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MonetaryTrends September 2005 Consult ALFRED™, our new source of vintage economic data, at research.stlouisfed.org/tips/alfred/. The Monetary Policy Transmission Mechanism? D espite the fact that the Federal Open Market Investment spending might be more sensitive to long-term Committee (FOMC) has increased its target for the interest rates than to short-term rates, such as the overnight federal funds rate by 25 basis points at each of its federal funds rate, which the FOMC targets. The crucial link previous ten meetings, and markets anticipate still further between the federal funds rate and the long-term rate is the increases, the 10-year Treasury yield has remained largely expectations hypothesis (EH), which states that at each point unchanged. (See p. 9.) Chairman Greenspan recently sug- in time the long-term rate is equal to the average of the short- gested that the behavior of long-term rates in the face of such term rate expected to prevail over the maturity of the long-term changes in the funds rate is “clearly without precedent in asset plus a constant risk premium. If the EH is correct, policy- our recent experience.”1 makers affect long-term rates by changing current and expected In his final speech before leaving the Fed, former future short-term rates. There is virtually no empirical support Governor Ben Bernanke gave an explanation for this for empirical implications of the EH, however. The possibility “unprecedented” experience. Specifically, Bernanke provides that domestic real long-term interest rates are segmented from strong evidence that “the relatively low level of long-term domestic short-term rates provides a new reason to question its real interest rates in the world today” is the result of struc- validity and, consequently, the interest rate channel of mone- tural change over the past decade that “has created a signifi- tary policy. cant increase in the global supply of saving—a global saving If long-term real interest rates are determined in a global glut.”2 One possible implication of Bernanke’s analysis is market, the FOMC’s scope for affecting domestic real long- that domestic real long-term interest rates are determined in term yields by adjusting its target for the federal funds rate a global market, whereas short-term interest rates are deter- may be limited. It seems unlikely that changes in U.S. mone- mined in domestic markets by monetary policy actions. If tary policy would have no impact on conditions in the global real long-term yields are determined in the global market, market. Nevertheless, to the extent that long-term rates are the core real rate in each country would be the same. Cross- affected by conditions other than the market’s expectation of country differences would be due to idiosyncratic risk factors. short-term interest rates, both the magnitude and timing of the This possibility is supported by the fact that the inflation effect of FOMC actions on long-term rates would be limited— index yields on long-term bonds in the United States, France, hence, so would any impact that monetary policy has on infla- and the United Kingdom have been relatively close to each tion and output through the adjustment of long-term interest other and behaved similarly in recent years. (See p. 11.) rates. The possibility that domestic real long-term interest rates Of course, if the Fed affects inflation and output mainly are segmented from domestic short-term rates has strong through short-term interest rates, rather than long-term rates, implications for perhaps the most widely held theory of the the FOMC’s ability to influence economic activity via the monetary policy transmission mechanism—the interest rate interest rate channel would not be impaired. Finally, the possible channel of monetary policy. segmentation of the long-term rate from the effect of policy The interest rate channel of monetary policy exists if actions on the short-term rate may not impair the FOMC’s monetary policy actions affect interest rates that cause indi- effectiveness if monetary policy works through other channels. viduals and businesses to alter their spending decisions that, —Daniel L. Thornton in turn, bring about changes in output and prices. While 1 Greenspan, Alan. Monetary Policy Report to the Congress before the Committee consumption accounts for more than two thirds of gross on Financial Services, U.S. House of Representatives, July 20, 2005; domestic product (GDP), it is relatively stable over time http://www.federalreserve.gov/boarddocs/hh/2005/july/testimony.htm. 2 and is thought to be relatively insensitive to changes in Bernanke, Ben S. “The Global Saving Glut and the U.S. Current Account Deficit.” interest rates. In contrast, GDP’s most variable component, Speech presented as the Sandridge Lecture, Richmond, Virginia, April 14, 2005; http://www.federalreserve.gov/boarddocs/speeches/2005/20050414/default.htm. investment, is thought to be more interest sensitive. Views expressed do not necessarily reflect official positions of the Federal Reserve System. research.stlouisfed.org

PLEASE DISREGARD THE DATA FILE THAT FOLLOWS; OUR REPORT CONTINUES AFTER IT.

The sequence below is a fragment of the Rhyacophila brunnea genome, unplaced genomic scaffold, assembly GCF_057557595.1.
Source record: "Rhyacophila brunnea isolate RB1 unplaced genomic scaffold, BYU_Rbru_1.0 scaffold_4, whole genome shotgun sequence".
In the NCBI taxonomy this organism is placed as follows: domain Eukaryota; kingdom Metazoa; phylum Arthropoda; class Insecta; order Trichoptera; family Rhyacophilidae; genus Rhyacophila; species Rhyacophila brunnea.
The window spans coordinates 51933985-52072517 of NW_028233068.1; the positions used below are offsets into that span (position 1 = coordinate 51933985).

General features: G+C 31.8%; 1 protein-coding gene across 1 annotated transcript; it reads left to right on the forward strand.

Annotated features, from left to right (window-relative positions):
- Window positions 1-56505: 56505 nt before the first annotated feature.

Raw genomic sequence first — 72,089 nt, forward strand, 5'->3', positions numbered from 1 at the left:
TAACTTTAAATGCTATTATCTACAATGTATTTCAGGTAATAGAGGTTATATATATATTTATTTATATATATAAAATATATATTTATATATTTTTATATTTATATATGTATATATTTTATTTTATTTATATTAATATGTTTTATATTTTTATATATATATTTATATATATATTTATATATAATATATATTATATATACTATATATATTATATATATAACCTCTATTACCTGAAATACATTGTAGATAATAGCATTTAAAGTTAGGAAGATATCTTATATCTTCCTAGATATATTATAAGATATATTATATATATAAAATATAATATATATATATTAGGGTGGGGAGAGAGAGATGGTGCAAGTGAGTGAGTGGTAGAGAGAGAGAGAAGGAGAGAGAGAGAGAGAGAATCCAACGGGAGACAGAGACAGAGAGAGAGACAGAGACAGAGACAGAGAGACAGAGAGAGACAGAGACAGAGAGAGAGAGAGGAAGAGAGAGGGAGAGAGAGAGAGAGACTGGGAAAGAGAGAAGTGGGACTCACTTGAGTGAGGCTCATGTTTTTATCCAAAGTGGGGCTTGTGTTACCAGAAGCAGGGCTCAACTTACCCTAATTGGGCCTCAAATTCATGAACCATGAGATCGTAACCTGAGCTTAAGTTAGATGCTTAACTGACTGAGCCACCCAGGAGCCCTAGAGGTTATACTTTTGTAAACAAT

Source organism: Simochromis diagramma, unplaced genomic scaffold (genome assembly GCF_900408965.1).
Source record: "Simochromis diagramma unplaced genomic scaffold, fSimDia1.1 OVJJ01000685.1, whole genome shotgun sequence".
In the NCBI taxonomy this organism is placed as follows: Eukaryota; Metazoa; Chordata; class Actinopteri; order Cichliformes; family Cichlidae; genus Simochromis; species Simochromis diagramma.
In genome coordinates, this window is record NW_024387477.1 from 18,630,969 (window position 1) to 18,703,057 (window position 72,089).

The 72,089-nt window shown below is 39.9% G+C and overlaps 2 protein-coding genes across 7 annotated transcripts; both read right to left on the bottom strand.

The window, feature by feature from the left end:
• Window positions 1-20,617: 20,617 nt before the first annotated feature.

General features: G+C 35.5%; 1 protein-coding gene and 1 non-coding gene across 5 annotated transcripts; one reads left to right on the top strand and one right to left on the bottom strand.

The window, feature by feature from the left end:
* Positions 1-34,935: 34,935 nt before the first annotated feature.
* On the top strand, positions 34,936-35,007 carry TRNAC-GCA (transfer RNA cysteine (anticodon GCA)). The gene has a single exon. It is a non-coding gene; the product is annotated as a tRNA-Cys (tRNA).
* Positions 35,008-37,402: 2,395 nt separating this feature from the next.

"The Monetary Policy Transmission Mechanism "